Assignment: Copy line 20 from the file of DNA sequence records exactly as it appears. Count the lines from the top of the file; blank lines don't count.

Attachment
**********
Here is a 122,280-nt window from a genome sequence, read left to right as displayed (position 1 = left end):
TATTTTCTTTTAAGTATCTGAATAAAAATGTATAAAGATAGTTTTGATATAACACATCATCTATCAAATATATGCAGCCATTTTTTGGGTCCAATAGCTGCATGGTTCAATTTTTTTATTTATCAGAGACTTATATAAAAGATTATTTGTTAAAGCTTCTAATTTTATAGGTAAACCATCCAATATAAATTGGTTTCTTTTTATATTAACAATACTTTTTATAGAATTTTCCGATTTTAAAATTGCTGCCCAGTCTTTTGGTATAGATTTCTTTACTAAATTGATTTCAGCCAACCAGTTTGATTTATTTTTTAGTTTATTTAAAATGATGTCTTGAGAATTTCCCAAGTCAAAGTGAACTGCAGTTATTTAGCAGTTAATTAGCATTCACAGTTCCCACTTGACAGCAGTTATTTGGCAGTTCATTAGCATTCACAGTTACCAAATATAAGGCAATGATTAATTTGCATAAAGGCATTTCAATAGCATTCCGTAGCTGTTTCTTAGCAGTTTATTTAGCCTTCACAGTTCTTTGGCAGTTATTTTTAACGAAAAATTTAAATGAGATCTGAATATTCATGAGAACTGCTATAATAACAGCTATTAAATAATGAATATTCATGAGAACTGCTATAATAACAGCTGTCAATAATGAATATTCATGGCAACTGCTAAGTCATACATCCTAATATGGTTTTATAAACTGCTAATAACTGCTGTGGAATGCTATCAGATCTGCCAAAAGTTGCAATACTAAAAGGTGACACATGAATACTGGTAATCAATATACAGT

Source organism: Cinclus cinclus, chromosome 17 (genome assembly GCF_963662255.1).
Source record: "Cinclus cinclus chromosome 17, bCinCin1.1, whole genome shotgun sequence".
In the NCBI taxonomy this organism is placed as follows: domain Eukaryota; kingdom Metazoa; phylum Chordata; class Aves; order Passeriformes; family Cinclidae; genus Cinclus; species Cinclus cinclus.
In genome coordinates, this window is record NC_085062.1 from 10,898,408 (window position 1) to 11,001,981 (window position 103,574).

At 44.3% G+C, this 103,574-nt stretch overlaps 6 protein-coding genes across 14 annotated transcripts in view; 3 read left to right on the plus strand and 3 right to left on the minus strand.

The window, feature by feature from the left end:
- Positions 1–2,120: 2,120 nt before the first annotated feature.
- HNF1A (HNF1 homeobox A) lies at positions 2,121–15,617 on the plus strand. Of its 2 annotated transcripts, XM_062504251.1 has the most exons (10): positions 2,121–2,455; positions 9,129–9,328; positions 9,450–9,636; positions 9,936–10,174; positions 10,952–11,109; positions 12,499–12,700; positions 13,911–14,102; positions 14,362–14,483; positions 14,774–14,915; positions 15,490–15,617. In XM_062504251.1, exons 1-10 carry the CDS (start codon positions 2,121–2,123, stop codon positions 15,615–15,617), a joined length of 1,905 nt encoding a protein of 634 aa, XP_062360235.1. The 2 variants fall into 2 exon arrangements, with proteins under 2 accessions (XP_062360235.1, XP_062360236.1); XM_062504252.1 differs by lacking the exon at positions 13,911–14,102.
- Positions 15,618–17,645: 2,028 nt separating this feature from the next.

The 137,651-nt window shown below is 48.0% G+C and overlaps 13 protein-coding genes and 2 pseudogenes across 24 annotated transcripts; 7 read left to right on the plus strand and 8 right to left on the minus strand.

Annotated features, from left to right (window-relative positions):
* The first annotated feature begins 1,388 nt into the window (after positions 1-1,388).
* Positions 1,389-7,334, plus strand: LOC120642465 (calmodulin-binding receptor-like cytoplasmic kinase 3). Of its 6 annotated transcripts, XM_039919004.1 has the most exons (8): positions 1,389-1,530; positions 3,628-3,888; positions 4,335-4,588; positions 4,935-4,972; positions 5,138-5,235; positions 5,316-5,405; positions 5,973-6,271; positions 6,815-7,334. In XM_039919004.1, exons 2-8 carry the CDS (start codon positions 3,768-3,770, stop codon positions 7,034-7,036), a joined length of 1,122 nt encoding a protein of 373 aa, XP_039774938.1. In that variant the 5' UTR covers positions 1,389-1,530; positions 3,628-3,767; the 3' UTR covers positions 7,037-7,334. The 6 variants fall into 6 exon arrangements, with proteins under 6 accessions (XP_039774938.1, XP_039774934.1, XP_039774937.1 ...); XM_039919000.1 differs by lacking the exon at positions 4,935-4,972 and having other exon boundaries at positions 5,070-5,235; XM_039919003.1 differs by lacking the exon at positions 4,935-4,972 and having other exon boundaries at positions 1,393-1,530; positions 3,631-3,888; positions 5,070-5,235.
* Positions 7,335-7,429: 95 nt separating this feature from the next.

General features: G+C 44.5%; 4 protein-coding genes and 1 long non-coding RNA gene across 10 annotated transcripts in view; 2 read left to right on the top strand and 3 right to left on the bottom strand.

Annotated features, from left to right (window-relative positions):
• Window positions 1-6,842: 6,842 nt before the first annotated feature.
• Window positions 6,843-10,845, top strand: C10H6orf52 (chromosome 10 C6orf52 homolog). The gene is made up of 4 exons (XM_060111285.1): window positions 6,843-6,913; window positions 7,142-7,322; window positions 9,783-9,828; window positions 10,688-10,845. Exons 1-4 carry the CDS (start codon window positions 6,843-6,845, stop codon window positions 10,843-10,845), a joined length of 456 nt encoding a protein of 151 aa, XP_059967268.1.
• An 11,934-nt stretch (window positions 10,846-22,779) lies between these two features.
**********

• Window positions 6,843-10,845, top strand: C10H6orf52 (chromosome 10 C6orf52 homolog). The gene is made up of 4 exons (XM_060111285.1): window positions 6,843-6,913; window positions 7,142-7,322; window positions 9,783-9,828; window positions 10,688-10,845. Exons 1-4 carry the CDS (start codon window positions 6,843-6,845, stop codon window positions 10,843-10,845), a joined length of 456 nt encoding a protein of 151 aa, XP_059967268.1.